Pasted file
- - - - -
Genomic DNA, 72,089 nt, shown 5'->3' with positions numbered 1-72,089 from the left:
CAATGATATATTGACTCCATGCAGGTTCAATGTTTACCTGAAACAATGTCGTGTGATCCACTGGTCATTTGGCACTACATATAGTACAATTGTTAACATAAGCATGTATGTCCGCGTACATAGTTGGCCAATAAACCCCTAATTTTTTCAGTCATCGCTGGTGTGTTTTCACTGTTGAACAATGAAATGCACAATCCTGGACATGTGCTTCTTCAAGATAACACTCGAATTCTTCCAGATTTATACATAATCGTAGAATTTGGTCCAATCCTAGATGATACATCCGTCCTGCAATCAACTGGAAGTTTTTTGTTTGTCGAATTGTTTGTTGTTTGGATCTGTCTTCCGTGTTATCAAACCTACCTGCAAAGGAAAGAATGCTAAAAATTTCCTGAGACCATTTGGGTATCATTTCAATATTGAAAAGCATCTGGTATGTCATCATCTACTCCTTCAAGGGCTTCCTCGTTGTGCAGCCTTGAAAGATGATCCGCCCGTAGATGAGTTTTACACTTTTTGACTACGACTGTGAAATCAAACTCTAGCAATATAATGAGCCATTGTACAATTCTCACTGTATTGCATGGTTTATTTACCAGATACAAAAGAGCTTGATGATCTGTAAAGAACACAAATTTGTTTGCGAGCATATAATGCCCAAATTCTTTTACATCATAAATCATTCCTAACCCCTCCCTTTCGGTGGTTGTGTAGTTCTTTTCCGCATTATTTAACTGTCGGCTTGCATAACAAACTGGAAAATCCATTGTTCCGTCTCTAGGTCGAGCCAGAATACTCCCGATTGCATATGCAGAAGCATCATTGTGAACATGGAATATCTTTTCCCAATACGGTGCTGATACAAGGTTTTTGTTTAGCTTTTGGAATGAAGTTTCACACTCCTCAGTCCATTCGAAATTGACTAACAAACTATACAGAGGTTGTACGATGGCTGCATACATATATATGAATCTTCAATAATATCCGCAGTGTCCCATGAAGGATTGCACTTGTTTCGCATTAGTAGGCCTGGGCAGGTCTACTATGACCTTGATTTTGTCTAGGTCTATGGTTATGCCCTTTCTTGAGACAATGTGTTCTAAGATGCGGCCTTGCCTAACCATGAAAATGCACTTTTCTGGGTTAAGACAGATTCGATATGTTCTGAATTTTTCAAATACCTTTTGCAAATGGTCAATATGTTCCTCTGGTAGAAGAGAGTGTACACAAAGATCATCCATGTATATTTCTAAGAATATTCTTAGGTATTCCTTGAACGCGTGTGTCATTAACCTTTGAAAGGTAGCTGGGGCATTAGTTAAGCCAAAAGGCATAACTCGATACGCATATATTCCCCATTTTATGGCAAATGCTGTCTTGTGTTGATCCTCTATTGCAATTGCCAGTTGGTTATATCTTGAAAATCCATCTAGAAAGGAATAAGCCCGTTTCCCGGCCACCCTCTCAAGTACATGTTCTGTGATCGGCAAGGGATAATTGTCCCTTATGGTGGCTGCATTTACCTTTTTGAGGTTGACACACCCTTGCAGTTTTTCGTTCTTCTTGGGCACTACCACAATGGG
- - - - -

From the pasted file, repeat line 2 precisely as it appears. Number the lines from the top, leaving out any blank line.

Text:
CAATGATATATTGACTCCATGCAGGTTCAATGTTTACCTGAAACAATGTCGTGTGATCCACTGGTCATTTGGCACTACATATAGTACAATTGTTAACATAAGCATGTATGTCCGCGTACATAGTTGGCCAATAAACCCCTAATTTTTTCAGTCATCGCTGGTGTGTTTTCACTGTTGAACAATGAAATGCACAATCCTGGACATGTGCTTCTTCAAGATAACACTCGAATTCTTCCAGATTTATACATAATCGTAGAATTTGGTCCAATCCTAGATGATACATCCGTCCTGCAATCAACTGGAAGTTTTTTGTTTGTCGAATTGTTTGTTGTTTGGATCTGTCTTCCGTGTTATCAAACCTACCTGCAAAGGAAAGAATGCTAAAAATTTCCTGAGACCATTTGGGTATCATTTCAATATTGAAAAGCATCTGGTATGTCATCATCTACTCCTTCAAGGGCTTCCTCGTTGTGCAGCCTTGAAAGATGATCCGCCCGTAGATGAGTTTTACACTTTTTGACTACGACTGTGAAATCAAACTCTAGCAATATAATGAGCCATTGTACAATTCTCACTGTATTGCATGGTTTATTTACCAGATACAAAAGAGCTTGATGATCTGTAAAGAACACAAATTTGTTTGCGAGCATATAATGCCCAAATTCTTTTACATCATAAATCATTCCTAACCCCTCCCTTTCGGTGGTTGTGTAGTTCTTTTCCGCATTATTTAACTGTCGGCTTGCATAACAAACTGGAAAATCCATTGTTCCGTCTCTAGGTCGAGCCAGAATACTCCCGATTGCATATGCAGAAGCATCATTGTGAACATGGAATATCTTTTCCCAATACGGTGCTGATACAAGGTTTTTGTTTAGCTTTTGGAATGAAGTTTCACACTCCTCAGTCCATTCGAAATTGACTAACAAACTATACAGAGGTTGTACGATGGCTGCATACATATATATGAATCTTCAATAATATCCGCAGTGTCCCATGAAGGATTGCACTTGTTTCGCATTAGTAGGCCTGGGCAGGTCTACTATGACCTTGATTTTGTCTAGGTCTATGGTTATGCCCTTTCTTGAGACAATGTGTTCTAAGATGCGGCCTTGCCTAACCATGAAAATGCACTTTTCTGGGTTAAGACAGATTCGATATGTTCTGAATTTTTCAAATACCTTTTGCAAATGGTCAATATGTTCCTCTGGTAGAAGAGAGTGTACACAAAGATCATCCATGTATATTTCTAAGAATATTCTTAGGTATTCCTTGAACGCGTGTGTCATTAACCTTTGAAAGGTAGCTGGGGCATTAGTTAAGCCAAAAGGCATAACTCGATACGCATATATTCCCCATTTTATGGCAAATGCTGTCTTGTGTTGATCCTCTATTGCAATTGCCAGTTGGTTATATCTTGAAAATCCATCTAGAAAGGAATAAGCCCGTTTCCCGGCCACCCTCTCAAGTACATGTTCTGTGATCGGCAAGGGATAATTGTCCCTTATGGTGGCTGCATTTACCTTTTTGAGGTTGACACACCCTTGCAGTTTTTCGTTCTTCTTGGGCACTACCACAATGGG